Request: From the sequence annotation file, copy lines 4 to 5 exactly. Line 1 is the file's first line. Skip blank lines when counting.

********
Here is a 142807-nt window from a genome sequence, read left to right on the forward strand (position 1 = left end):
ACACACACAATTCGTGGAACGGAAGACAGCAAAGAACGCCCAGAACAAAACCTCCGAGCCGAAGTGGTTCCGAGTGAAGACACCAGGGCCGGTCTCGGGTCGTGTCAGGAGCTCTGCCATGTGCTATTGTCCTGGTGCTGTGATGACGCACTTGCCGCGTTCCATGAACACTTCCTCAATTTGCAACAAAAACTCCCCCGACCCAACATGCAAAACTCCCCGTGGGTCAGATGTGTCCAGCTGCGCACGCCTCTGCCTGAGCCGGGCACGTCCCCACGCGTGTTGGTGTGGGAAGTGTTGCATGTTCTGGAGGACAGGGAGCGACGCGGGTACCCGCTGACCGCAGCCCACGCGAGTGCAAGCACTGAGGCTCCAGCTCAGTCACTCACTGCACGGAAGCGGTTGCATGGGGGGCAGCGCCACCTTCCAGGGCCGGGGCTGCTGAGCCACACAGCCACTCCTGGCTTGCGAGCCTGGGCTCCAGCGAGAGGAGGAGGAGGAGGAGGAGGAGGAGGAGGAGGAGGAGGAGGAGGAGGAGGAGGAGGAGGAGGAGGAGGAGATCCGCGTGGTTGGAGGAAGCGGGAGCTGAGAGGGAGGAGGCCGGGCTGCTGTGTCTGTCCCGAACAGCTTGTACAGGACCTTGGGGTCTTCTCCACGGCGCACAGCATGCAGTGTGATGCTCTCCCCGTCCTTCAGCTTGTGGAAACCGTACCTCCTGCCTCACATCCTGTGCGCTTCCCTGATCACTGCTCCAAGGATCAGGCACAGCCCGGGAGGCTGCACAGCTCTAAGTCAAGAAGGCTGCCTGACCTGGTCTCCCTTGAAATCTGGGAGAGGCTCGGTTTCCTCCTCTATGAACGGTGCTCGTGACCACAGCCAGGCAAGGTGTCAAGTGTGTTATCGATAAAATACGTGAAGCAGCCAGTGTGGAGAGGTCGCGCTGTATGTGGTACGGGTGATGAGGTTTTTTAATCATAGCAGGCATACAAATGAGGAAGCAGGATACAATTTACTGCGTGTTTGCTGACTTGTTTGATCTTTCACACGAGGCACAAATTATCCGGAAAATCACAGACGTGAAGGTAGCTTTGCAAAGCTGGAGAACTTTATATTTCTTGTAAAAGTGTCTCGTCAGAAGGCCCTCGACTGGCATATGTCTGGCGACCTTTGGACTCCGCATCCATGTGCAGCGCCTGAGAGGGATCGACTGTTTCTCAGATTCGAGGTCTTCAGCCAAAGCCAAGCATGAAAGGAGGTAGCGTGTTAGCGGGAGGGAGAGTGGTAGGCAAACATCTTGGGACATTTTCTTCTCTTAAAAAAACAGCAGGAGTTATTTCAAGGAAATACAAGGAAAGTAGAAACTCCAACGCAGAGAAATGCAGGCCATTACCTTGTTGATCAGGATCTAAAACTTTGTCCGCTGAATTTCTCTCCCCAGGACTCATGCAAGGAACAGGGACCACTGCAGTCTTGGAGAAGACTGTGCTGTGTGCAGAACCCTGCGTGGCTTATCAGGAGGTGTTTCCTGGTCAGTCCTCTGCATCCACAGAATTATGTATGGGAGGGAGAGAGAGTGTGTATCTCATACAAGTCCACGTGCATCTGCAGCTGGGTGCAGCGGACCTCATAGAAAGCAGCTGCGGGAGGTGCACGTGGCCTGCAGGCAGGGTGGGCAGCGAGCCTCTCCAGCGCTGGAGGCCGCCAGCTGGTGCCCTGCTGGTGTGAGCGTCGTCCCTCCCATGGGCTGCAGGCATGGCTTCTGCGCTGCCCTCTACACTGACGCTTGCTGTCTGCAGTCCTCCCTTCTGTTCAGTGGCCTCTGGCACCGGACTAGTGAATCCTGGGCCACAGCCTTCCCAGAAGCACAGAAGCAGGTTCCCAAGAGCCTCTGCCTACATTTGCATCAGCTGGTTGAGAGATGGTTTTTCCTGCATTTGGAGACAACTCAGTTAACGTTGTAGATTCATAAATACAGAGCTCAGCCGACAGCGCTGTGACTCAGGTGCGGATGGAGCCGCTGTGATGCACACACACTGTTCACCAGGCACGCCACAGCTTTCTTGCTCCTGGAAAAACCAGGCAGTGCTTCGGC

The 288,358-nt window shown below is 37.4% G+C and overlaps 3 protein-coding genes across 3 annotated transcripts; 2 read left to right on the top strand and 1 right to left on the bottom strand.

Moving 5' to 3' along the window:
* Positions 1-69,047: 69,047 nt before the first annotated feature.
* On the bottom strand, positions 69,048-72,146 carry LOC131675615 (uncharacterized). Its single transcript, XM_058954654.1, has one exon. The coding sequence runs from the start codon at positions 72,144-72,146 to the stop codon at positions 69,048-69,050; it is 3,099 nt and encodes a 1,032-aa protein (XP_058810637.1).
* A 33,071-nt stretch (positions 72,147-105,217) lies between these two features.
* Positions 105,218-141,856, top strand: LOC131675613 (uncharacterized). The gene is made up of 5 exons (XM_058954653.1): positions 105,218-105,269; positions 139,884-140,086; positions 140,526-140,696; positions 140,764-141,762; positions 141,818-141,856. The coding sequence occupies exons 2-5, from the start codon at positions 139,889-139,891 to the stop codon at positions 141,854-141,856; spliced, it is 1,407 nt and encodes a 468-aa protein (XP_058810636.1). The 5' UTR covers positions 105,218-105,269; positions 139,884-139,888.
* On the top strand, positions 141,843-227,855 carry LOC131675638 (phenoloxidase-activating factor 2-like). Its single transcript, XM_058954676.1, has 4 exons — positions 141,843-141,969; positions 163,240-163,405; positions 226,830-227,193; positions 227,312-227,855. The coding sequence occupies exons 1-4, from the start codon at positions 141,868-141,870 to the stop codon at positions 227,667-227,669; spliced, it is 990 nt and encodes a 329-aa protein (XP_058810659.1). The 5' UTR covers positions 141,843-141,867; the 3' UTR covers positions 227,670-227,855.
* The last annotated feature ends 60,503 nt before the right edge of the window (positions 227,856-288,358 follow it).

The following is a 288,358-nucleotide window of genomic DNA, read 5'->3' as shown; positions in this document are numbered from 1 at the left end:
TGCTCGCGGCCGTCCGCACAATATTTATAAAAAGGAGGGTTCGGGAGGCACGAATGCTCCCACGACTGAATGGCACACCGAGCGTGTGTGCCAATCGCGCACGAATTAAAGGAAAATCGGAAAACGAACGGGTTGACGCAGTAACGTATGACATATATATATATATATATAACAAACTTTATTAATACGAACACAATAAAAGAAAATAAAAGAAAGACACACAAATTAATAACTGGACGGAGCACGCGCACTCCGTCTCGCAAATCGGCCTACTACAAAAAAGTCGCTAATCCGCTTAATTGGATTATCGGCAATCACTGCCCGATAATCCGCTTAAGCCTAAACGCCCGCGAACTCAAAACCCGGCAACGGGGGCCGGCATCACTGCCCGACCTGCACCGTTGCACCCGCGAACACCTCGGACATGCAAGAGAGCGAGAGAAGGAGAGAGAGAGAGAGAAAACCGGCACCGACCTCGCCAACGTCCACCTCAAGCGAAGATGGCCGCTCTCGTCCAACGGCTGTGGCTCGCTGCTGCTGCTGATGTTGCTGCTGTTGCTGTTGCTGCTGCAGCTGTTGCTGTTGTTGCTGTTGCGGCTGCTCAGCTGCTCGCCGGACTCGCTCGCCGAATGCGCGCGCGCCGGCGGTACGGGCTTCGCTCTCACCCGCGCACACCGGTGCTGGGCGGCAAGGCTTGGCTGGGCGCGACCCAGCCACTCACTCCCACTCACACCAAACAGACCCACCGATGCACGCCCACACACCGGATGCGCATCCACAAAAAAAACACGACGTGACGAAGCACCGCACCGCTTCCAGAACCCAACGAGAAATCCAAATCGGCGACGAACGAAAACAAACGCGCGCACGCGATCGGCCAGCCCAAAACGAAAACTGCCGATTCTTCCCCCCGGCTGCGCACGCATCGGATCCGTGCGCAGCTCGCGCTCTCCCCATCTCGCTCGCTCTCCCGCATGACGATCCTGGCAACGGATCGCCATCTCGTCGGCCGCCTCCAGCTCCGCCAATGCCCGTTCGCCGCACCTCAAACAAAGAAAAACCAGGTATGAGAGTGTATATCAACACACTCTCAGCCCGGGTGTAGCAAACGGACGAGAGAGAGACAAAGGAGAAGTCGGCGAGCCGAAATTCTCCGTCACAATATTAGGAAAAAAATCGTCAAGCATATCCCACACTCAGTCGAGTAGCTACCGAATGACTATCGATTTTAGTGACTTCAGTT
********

Moving 5' to 3' along the window:
* Positions 1-69,047: 69,047 nt before the first annotated feature.